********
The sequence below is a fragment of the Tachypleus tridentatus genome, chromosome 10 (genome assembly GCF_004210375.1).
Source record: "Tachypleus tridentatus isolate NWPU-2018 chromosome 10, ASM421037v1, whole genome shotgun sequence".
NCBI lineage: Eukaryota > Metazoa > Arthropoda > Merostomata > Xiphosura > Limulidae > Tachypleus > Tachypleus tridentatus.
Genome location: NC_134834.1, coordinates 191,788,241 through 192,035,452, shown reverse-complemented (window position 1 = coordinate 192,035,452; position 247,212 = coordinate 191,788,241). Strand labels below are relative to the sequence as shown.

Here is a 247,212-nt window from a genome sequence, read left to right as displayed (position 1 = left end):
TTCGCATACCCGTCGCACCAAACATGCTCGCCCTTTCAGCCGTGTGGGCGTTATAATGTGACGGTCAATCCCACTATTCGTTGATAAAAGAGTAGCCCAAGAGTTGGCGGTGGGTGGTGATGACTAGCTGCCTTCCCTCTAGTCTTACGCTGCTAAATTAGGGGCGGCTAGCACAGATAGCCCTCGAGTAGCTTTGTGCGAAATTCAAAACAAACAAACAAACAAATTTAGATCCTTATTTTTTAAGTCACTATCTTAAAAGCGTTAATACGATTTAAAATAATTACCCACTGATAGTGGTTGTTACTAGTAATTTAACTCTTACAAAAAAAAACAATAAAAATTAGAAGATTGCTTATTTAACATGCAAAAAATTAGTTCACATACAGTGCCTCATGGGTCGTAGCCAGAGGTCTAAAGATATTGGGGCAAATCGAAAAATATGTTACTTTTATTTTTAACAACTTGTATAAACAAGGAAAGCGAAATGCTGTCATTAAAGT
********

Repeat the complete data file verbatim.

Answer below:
The sequence below is a fragment of the Tachypleus tridentatus genome, chromosome 10 (genome assembly GCF_004210375.1).
Source record: "Tachypleus tridentatus isolate NWPU-2018 chromosome 10, ASM421037v1, whole genome shotgun sequence".
NCBI lineage: Eukaryota > Metazoa > Arthropoda > Merostomata > Xiphosura > Limulidae > Tachypleus > Tachypleus tridentatus.
Genome location: NC_134834.1, coordinates 191,788,241 through 192,035,452, shown reverse-complemented (window position 1 = coordinate 192,035,452; position 247,212 = coordinate 191,788,241). Strand labels below are relative to the sequence as shown.

Here is a 247,212-nt window from a genome sequence, read left to right as displayed (position 1 = left end):
TTCGCATACCCGTCGCACCAAACATGCTCGCCCTTTCAGCCGTGTGGGCGTTATAATGTGACGGTCAATCCCACTATTCGTTGATAAAAGAGTAGCCCAAGAGTTGGCGGTGGGTGGTGATGACTAGCTGCCTTCCCTCTAGTCTTACGCTGCTAAATTAGGGGCGGCTAGCACAGATAGCCCTCGAGTAGCTTTGTGCGAAATTCAAAACAAACAAACAAACAAATTTAGATCCTTATTTTTTAAGTCACTATCTTAAAAGCGTTAATACGATTTAAAATAATTACCCACTGATAGTGGTTGTTACTAGTAATTTAACTCTTACAAAAAAAAACAATAAAAATTAGAAGATTGCTTATTTAACATGCAAAAAATTAGTTCACATACAGTGCCTCATGGGTCGTAGCCAGAGGTCTAAAGATATTGGGGCAAATCGAAAAATATGTTACTTTTATTTTTAACAACTTGTATAAACAAGGAAAGCGAAATGCTGTCATTAAAGT